New York Times on Care at the End of Life
Over the weekend, we were encouraged to open our copy of Sunday’s New York Times to read this in an editorial, “Care at the End of Life,” about end-of-life decisions and planning:
Three years ago, at the height of the debate over health care reform, there was an uproar over a voluntary provision that encouraged doctors to discuss with Medicare patients the kinds of treatments they would want as they neared the end of life. That thoughtful provision was left out of the final bill after right-wing commentators and Republican politicians denounced it falsely as a step toward euthanasia and “death panels.”
Fortunately, advance planning for end-of-life decisions has been going on for years and is continuing to spread despite the demagogy on the issue in 2009. There is good evidence that, done properly, it can greatly increase the likelihood that patients will get the care they really want. And, as a secondary benefit, their choices may help reduce the cost of health care as well.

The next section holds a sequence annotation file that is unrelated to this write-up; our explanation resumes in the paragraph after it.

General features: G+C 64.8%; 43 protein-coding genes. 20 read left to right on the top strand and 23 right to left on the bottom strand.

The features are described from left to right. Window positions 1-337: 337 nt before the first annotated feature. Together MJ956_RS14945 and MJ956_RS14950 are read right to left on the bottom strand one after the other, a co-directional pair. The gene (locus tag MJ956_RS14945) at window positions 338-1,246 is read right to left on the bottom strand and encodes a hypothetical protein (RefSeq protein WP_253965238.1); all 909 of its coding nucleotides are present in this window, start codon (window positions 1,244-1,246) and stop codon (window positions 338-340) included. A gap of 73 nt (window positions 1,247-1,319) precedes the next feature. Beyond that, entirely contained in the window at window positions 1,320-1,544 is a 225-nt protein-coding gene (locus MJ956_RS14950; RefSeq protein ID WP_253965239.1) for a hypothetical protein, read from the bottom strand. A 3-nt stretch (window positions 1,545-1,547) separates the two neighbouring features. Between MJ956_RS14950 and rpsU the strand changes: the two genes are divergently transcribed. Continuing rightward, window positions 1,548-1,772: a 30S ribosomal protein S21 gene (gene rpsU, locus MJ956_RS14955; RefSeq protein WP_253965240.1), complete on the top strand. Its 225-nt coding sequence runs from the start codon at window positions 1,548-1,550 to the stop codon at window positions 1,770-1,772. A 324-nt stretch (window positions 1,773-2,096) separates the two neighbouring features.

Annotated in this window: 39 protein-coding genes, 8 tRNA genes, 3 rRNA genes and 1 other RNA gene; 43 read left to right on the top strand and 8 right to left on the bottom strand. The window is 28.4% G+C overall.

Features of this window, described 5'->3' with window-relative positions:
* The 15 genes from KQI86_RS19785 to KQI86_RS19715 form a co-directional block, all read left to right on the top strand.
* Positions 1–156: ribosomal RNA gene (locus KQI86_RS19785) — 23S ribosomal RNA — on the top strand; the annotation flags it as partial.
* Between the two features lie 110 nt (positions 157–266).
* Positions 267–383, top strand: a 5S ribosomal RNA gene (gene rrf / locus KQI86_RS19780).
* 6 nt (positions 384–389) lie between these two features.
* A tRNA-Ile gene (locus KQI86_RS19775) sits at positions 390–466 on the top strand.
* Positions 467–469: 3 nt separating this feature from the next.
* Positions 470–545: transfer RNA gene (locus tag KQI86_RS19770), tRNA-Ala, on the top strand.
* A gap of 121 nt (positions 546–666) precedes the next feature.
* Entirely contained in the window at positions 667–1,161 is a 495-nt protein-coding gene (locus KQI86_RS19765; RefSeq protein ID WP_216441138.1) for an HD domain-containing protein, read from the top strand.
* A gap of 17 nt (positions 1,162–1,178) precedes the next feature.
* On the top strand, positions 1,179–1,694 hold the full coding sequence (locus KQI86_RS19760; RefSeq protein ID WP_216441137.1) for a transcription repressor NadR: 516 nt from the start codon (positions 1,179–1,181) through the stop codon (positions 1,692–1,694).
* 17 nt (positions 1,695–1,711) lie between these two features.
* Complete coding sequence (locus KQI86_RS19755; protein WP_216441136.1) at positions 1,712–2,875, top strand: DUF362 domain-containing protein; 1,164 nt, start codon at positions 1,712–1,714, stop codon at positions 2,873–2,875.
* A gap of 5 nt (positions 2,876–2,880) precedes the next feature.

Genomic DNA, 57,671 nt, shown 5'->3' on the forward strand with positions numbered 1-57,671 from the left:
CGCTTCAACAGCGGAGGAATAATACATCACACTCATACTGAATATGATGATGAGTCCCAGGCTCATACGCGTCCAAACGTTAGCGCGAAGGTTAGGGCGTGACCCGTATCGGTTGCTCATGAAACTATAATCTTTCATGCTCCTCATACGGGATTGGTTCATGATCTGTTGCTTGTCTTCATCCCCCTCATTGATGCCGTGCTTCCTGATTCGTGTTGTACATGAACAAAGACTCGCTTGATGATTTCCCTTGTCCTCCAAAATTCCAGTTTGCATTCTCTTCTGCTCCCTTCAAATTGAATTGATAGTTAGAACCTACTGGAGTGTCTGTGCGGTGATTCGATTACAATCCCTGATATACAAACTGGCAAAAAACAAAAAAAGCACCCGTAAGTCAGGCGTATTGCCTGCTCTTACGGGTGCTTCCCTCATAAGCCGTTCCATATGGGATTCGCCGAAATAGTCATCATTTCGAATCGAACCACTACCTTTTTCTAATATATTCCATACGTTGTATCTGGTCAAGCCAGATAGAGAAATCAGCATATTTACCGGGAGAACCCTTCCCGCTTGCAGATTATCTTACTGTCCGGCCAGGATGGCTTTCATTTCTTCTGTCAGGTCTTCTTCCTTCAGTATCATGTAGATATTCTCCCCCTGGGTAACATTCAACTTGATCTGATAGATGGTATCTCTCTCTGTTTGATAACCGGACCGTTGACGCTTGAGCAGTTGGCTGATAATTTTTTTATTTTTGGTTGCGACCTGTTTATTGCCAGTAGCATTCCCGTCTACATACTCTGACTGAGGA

… No matter what the death-panel fearmongers say, end-of-life conversations and medical orders detailing what care to provide increase the confidence of patients that they will get the care they really want. In some cases, that could well mean the request to be spared costly tests, procedures and heroic measures that provide no real medical benefit.
But while we’re happy to see the New York Times tackling advance care planning, we think advance planning isn’t just for the end of life. It’s also for medical crises – for the 20-year-old on her way back to college after a break who is in a car accident or for the 35-year-old who collapses suddenly while out jogging.
Healthcare emergencies can arise at any time in your life, and some, while not life threatening, may prevent you from expressing your wishes. Less than a third of Americans currently have an advance directive. As a result, millions of Americans arrive at these most vulnerable moments of their lives unable to face them in the manner of their choosing.